Sailbacks. Or maybe not: Acrocanthosaurus & Concavenator Spinosaurus was not the only theropod with a ridge on its back made by elongated neural spines: there were others as well. Acrocanthosaurus is the most well-known among “these others”. However, its “sail” was very different; only one foot tall, it extended from the neck to the tail-tip, while that of Spinosaurus was far higher but limited to the back. Actually, the sail of Acrocanthosaurus could have been buried in flesh in the living animal, making it looking even bigger when seen from the side, just like what could have been for Spinosaurus. Furthermore, Acrocanthosaurus was not a spinosaur relative at all (even though it and other sailbacks were classified as such in the past just because of their sails): actually was an allosauroid, traditionally classified as being between Giganotosaurus and Allosaurus phylogenetically. However, the most recent analyses support carcharodontosaurid affinities, making it closer to Giganotosaurus. Acrocanthosaurus lived in Early Cretaceous North America, rather between Allosaurus and Tyrannosaurus in the time scale. Apart from the “sail”, it was similar to a robust Allosaurus in shape, and with its 12 m long body was as big as Tyrannosaurus rex, albeit of lighter build. One could even say Acrocanthosaurus combined the best powers of the four most popular giant theropods. The size of "rex", the overall robustness of “Giga”, the powerful three-clawed forelimbs of “Allo”, and a crested back like “Spino”. And yet, have you sometimes seen this dinosaur outside dino-books (apart from the pseudo-docu Monsters Resurrected)? Things get even worse if you think Acrocanthosaurus has been known since the 1940s from rather complete remains, was the top-predator of Early Cretaceous North America, and shared the same habitat with another famous (but much smaller) “killer dinosaur”, Deinonychus. However, Bob Bakker’s scientific novel Raptor Red does justice to Acrocanthosaurus, portraying it as the great predator of the world in which Utahraptor are the main characters. Other two less-known “sailbacks” of smaller size and with a even less-evident crest were Becklespinax and Metriacanthosaurus, both European. Once placed in the “Megalosaurus wastebasket”, both are now considered allosauroids of some sort. Becklespinax was once called “Altispinax” (that name properly belongs to an isolated tooth); curiously, the word "altispinax" still survives scientifically as the specific name of this genus (the full scientific name of this dinosaur is Becklespinax altispinax). It's worth noting that Becklespinax's crested backbone was used in the middle XIX century as a model for the famous "Megalosaurus" sculpture in the Crystal Palace Park in London; this explains why the megalosaur model shows a humped back. Just as surprisingly, in spite of being a very obscure dinosaur, Metriacanthosaurus' long name appears on one of the embryo-containing vials in the first Jurassic Park film, even though this detail has passed rather unnoticed. However, the name probably was referred to another better-known large theropod, the Chinese Yangchuanosaurus (which was by Gregory Paul synonimized with Metriacanthosaurus in 1988). In 2010, Europe has gifted us a new sailback, Concavenator from Early Cretaceous Spain. This carcharodontosaurid is maybe one of the greatest dino-discoveries of the year. It not only had a small “hump” on its hips made by elongated neural spines; its arms also show possible attachment points for filament-like structures. This would mean: Concavenator could be a non-coelurosaur theropod found with feathers or feather-supporting structures. Now our imagination can travel further and further, imagining feathered Allosaurus, feathered Spinosaurus… but wait: don’t get too excited. Other researchers have pointed out that these attachment points are more similar to those for muscles in crocodiles than feathers in birds, so this supposed evidence for feathers in Concavenator may not be valid at all.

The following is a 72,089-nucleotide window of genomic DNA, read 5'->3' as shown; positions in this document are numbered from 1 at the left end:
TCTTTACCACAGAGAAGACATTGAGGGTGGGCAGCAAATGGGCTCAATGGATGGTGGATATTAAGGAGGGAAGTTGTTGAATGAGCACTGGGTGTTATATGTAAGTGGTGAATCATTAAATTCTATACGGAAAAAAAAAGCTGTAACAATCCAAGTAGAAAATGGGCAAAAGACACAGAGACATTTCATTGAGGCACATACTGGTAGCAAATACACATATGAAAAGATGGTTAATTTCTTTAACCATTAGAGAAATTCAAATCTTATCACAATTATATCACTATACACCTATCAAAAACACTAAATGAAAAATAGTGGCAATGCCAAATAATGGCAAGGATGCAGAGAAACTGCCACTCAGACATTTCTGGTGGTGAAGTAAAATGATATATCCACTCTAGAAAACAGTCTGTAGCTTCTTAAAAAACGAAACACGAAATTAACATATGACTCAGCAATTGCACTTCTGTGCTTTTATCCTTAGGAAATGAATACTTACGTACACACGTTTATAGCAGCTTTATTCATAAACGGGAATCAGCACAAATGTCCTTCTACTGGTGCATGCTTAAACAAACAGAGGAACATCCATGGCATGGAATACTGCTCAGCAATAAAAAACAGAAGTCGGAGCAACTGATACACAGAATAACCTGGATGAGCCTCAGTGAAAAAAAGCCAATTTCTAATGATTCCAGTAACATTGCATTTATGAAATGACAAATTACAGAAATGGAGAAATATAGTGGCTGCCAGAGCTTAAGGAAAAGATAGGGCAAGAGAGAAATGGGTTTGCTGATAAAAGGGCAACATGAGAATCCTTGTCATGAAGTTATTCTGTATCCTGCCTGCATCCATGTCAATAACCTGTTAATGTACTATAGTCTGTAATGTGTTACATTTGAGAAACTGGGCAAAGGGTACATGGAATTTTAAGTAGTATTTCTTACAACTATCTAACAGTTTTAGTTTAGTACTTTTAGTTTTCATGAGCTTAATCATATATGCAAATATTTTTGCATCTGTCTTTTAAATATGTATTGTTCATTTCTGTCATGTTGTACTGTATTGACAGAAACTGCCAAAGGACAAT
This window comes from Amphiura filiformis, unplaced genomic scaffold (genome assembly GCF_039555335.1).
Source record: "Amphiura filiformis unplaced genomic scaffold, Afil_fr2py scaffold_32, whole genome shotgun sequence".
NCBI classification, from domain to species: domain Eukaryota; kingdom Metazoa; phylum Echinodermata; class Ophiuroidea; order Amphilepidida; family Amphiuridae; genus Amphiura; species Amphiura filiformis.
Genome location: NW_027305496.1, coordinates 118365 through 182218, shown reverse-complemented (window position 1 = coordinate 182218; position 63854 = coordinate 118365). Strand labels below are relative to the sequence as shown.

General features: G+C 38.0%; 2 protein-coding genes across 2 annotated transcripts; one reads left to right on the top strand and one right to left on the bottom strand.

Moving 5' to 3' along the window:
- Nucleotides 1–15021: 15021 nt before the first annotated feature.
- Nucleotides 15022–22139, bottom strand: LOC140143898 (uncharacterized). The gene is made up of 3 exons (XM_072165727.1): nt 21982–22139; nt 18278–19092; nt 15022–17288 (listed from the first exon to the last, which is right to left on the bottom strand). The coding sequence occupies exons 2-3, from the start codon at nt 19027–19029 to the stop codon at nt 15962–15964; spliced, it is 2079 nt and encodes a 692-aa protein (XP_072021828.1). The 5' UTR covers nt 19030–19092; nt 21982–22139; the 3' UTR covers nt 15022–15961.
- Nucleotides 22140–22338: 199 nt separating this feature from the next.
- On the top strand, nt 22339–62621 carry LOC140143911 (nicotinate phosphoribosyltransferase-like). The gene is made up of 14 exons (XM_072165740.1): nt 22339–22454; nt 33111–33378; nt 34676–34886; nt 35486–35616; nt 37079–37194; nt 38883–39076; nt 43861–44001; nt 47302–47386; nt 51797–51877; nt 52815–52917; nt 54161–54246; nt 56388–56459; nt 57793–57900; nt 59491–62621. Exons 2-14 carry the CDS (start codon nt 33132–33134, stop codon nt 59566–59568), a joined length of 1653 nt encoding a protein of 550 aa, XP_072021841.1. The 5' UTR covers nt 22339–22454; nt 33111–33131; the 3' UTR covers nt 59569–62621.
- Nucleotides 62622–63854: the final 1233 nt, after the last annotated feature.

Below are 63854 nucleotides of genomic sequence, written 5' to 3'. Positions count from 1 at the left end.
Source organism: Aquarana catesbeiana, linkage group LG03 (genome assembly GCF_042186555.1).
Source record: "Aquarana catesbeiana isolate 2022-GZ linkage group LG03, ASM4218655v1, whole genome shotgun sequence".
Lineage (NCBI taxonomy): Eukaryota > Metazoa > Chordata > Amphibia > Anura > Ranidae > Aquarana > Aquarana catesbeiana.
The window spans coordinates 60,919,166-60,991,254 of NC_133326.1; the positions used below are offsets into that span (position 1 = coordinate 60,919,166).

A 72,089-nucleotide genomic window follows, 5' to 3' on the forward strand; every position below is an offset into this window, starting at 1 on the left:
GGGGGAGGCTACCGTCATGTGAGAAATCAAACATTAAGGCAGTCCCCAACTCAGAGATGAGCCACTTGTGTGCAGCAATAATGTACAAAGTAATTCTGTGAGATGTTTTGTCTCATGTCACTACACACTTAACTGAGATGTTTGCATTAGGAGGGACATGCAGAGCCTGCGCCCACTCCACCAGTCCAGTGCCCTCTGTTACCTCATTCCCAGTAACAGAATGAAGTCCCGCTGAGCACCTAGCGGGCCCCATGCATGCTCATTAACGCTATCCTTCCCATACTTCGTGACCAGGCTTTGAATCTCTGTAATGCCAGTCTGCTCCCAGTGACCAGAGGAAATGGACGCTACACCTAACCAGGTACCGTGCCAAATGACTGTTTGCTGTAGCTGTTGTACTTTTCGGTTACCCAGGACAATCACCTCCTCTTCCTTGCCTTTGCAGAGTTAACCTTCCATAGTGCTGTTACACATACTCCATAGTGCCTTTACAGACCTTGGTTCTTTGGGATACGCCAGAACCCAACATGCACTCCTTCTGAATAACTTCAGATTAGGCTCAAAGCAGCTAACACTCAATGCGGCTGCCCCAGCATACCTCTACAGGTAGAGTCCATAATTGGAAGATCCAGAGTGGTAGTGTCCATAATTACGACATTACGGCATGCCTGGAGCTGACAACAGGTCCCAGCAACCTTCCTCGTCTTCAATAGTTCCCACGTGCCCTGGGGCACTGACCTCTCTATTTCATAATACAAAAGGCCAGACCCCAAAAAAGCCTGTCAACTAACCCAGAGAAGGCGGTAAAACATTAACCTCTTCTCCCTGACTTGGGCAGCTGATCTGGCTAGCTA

Allosaurs vs Tyrannosaurs: "Epanterias" & Saurophaganax One of the reasons behind the Poor Man's Substitute role Allosaurus has played in pop-culture is surely its smaller size compared to Tyrannosaurus rex. But this is true only if you count the most known allosaurid species, Allosaurus fragilis (the second term, ironically, means “fragile”). Another species, Allosaurus maximus (“maximus” just means “the biggest” or ”the greatest”), has recently been thought distinct enough to be classified in its own genus, Saurophaganax. Nonetheless, the latter was so similar to the classic Allosaurus, it might well return to the genus Allosaurus again. Saurophaganax maximus though, sounds much cooler and it means "The greatest king of the reptile-eaters" opposed to Allosaurus maximus, which means "The largest different lizard"". Other dubious synonyms of Allosaurus include "Creosaurus" (which some thought had a longer snout than Allosaurus proper) and "Labrosaurus" (based on an astonishingly deformed jaw). Still another close kin has been described as a really huge animal, 12 m long, around the size of a T. rex: "Epanterias". The astonishing thing is, "Epanterias" is known to science since as early as year 1878, 25 years before T. rex was discovered! This awesome oversight is due to its extremely scant remains (to the point it was originally considered a sauropod). But the main point is another: "Epanterias" is very likely another overgrown Allosaurus species as well. If true, then our Allosaurus would deserve to be considered a real rival of T. rex, "Giga", and "Spino" for the “King of Dinosaurs” title.